Sun TV: Sir, you were in Sri Lanka the past two days. What is the present situation in Sri Lanka?
Assistant Secretary Blake: The present situation is that Sri Lanka is making slow progress towards reconciliation. I think there’s been important progress in terms of resettling many of the internally displaced persons on the island. I think there’s been progress in releasing many of the ex-combatants. But there’s still a great deal of work to be done.
We’re encouraged that the government has restarted its dialogue with the Tamil National Alliance, and most importantly, we think there’s a lot of work that needs to be done now to continue to pursue reconciliation and accountability.
Sun TV: So what kind of work is pending? What are you expecting to do in Sri Lanka?
Assistant Secretary Blake: Sorry. Start again.
Sun TV: You said a lot of developments are happening in Sri Lanka. And there is a lot to be done. So what are you expecting the government, the Sri Lankan government to do?
Assistant Secretary Blake: I don’t want to use the word expect. I think it’s up to them to decide what to do. But certainly we’ve been encouraging dialogue with the TNA to culminate in an agreement on what powers can be devolved to a provincial council. We very much hope that provincial council elections can be held for the very first time in the north since the LTTE took over northern Sri Lanka. And we hope that a whole range of other issues can be addressed such as a land claims process, such as continuing to disarm the paramilitaries that are operating in northern Sri Lanka. And we hope perhaps deploying Tamil police in the north and gradually replacing some of the military that are up there. So these are some of the kinds of things that we discussed during my trip to Sri Lanka.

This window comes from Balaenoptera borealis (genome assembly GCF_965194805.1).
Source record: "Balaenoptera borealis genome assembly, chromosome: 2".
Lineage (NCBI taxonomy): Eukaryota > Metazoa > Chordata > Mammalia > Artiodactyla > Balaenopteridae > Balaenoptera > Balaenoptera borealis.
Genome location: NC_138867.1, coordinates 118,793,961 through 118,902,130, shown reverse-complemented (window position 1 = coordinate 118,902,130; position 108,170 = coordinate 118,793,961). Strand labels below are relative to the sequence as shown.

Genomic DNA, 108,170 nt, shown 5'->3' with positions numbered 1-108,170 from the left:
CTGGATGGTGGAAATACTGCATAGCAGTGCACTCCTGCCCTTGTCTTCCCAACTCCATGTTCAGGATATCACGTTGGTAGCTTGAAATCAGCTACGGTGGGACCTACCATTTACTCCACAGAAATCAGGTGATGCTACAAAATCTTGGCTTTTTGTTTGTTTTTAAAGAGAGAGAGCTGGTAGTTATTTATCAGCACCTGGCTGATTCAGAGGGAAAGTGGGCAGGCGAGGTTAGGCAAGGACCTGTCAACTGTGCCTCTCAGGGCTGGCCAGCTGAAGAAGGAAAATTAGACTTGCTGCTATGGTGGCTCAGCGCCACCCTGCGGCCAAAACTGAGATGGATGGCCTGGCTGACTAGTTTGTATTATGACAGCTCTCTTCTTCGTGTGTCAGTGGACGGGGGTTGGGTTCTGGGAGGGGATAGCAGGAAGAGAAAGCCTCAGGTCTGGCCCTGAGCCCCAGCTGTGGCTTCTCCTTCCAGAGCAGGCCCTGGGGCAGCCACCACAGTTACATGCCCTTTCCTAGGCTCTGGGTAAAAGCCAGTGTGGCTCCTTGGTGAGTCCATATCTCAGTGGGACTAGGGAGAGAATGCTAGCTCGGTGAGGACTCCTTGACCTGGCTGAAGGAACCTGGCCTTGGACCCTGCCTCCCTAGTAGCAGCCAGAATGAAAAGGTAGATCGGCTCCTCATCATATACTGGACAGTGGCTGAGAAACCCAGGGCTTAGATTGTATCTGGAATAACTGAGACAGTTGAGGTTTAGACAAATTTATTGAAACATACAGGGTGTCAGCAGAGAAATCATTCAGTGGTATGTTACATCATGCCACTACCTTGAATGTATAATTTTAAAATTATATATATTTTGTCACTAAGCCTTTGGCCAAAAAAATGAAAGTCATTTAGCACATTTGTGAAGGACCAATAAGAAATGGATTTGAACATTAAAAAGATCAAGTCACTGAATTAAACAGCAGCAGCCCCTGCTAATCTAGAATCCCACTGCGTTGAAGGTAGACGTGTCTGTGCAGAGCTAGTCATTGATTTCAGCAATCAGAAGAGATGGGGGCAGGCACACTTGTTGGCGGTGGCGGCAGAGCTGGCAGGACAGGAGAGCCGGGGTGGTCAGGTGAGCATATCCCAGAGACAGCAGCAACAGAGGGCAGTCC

Sun TV: During your visit did you meet President Rajapaksa? And what are the issues you discussed?
Assistant Secretary Blake: I did meet the President. I met with the Foreign Minister, of course with the Tamil National Alliance, and we discussed all the issues that I just mentioned.
Sun TV: There are some allegations that during the conflict with the LTTE want war crimes happened. Do you think something like that happened?
Assistant Secretary Blake: I can’t really comment on that. That’s the reason that it’s important for there to be an investigation. The Sri Lankans have initiated their own Lessons Learned and Reconciliation Commission that is taking a lot of testimony from a wide range of people. And we have encouraged the Lessons Learned and Reconciliation Commission to look at the conclusions of the Panel of Experts report that was done at the request of the UN Secretary General, and we hope that they will do that and then make recommendations including recommendations for referring individuals who may be guilty of war crimes for prosecution by the Attorney General of Sri Lanka.
Sun TV: So in this regard, what you are expecting the international and the Indian government should do?
Assistant Secretary Blake: Well, I think we’ve been consulting closely with India and with other concerned countries. I think we have a very similar perspective on this. Again, I think India also is working very closely with the government of Sri Lanka to encourage the kind of progress that I’ve just mentioned.
Sun TV: Thank you.
Assistant Secretary Blake: Thank you so much.